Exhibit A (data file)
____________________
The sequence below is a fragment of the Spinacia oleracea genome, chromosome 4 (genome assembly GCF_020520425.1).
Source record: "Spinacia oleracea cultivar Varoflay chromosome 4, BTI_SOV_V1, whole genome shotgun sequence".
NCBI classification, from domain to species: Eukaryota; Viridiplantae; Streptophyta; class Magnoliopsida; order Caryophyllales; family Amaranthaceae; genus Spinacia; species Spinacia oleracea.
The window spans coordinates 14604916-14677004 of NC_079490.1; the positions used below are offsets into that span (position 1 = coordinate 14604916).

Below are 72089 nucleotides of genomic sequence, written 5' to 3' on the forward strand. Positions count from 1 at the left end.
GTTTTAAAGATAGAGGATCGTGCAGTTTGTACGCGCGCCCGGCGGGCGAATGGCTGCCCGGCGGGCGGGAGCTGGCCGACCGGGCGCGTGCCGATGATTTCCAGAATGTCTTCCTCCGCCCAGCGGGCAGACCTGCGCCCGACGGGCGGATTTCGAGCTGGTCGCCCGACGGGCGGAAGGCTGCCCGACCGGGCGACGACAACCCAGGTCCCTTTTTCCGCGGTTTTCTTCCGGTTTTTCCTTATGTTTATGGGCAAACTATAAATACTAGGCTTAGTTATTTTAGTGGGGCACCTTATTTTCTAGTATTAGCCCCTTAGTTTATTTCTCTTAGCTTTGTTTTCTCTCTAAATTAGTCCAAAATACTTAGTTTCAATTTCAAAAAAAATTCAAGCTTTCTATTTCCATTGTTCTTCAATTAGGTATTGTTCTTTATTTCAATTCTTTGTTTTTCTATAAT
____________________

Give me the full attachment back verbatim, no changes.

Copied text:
The sequence below is a fragment of the Spinacia oleracea genome, chromosome 4 (genome assembly GCF_020520425.1).
Source record: "Spinacia oleracea cultivar Varoflay chromosome 4, BTI_SOV_V1, whole genome shotgun sequence".
NCBI classification, from domain to species: Eukaryota; Viridiplantae; Streptophyta; class Magnoliopsida; order Caryophyllales; family Amaranthaceae; genus Spinacia; species Spinacia oleracea.
The window spans coordinates 14604916-14677004 of NC_079490.1; the positions used below are offsets into that span (position 1 = coordinate 14604916).

Below are 72089 nucleotides of genomic sequence, written 5' to 3' on the forward strand. Positions count from 1 at the left end.
GTTTTAAAGATAGAGGATCGTGCAGTTTGTACGCGCGCCCGGCGGGCGAATGGCTGCCCGGCGGGCGGGAGCTGGCCGACCGGGCGCGTGCCGATGATTTCCAGAATGTCTTCCTCCGCCCAGCGGGCAGACCTGCGCCCGACGGGCGGATTTCGAGCTGGTCGCCCGACGGGCGGAAGGCTGCCCGACCGGGCGACGACAACCCAGGTCCCTTTTTCCGCGGTTTTCTTCCGGTTTTTCCTTATGTTTATGGGCAAACTATAAATACTAGGCTTAGTTATTTTAGTGGGGCACCTTATTTTCTAGTATTAGCCCCTTAGTTTATTTCTCTTAGCTTTGTTTTCTCTCTAAATTAGTCCAAAATACTTAGTTTCAATTTCAAAAAAAATTCAAGCTTTCTATTTCCATTGTTCTTCAATTAGGTATTGTTCTTTATTTCAATTCTTTGTTTTTCTATAAT